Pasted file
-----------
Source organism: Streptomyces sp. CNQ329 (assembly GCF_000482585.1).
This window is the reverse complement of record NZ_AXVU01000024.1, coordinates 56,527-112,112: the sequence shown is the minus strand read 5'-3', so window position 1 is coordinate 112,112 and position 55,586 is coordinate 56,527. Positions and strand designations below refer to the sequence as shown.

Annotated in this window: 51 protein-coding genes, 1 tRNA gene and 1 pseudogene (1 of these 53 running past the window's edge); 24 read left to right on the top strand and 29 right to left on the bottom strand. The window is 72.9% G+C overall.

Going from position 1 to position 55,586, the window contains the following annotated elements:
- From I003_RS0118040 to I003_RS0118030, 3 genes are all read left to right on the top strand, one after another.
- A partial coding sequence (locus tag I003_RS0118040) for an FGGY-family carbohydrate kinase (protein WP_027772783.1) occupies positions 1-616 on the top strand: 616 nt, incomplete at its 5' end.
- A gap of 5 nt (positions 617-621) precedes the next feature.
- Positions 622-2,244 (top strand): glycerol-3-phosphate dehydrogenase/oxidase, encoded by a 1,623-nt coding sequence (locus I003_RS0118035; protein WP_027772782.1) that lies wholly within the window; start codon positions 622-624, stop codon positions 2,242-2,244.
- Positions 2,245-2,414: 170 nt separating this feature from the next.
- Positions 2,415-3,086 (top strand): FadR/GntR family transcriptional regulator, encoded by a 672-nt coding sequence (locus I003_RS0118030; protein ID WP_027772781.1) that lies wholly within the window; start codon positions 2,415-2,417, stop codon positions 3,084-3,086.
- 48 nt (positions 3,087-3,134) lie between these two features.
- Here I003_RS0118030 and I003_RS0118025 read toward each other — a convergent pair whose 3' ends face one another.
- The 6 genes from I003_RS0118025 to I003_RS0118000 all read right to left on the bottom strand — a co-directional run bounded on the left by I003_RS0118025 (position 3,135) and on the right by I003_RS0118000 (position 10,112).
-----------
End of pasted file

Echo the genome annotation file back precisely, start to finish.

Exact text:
Source organism: Streptomyces sp. CNQ329 (assembly GCF_000482585.1).
This window is the reverse complement of record NZ_AXVU01000024.1, coordinates 56,527-112,112: the sequence shown is the minus strand read 5'-3', so window position 1 is coordinate 112,112 and position 55,586 is coordinate 56,527. Positions and strand designations below refer to the sequence as shown.

Annotated in this window: 51 protein-coding genes, 1 tRNA gene and 1 pseudogene (1 of these 53 running past the window's edge); 24 read left to right on the top strand and 29 right to left on the bottom strand. The window is 72.9% G+C overall.

Going from position 1 to position 55,586, the window contains the following annotated elements:
- From I003_RS0118040 to I003_RS0118030, 3 genes are all read left to right on the top strand, one after another.
- A partial coding sequence (locus tag I003_RS0118040) for an FGGY-family carbohydrate kinase (protein WP_027772783.1) occupies positions 1-616 on the top strand: 616 nt, incomplete at its 5' end.
- A gap of 5 nt (positions 617-621) precedes the next feature.
- Positions 622-2,244 (top strand): glycerol-3-phosphate dehydrogenase/oxidase, encoded by a 1,623-nt coding sequence (locus I003_RS0118035; protein WP_027772782.1) that lies wholly within the window; start codon positions 622-624, stop codon positions 2,242-2,244.
- Positions 2,245-2,414: 170 nt separating this feature from the next.
- Positions 2,415-3,086 (top strand): FadR/GntR family transcriptional regulator, encoded by a 672-nt coding sequence (locus I003_RS0118030; protein ID WP_027772781.1) that lies wholly within the window; start codon positions 2,415-2,417, stop codon positions 3,084-3,086.
- 48 nt (positions 3,087-3,134) lie between these two features.
- Here I003_RS0118030 and I003_RS0118025 read toward each other — a convergent pair whose 3' ends face one another.
- The 6 genes from I003_RS0118025 to I003_RS0118000 all read right to left on the bottom strand — a co-directional run bounded on the left by I003_RS0118025 (position 3,135) and on the right by I003_RS0118000 (position 10,112).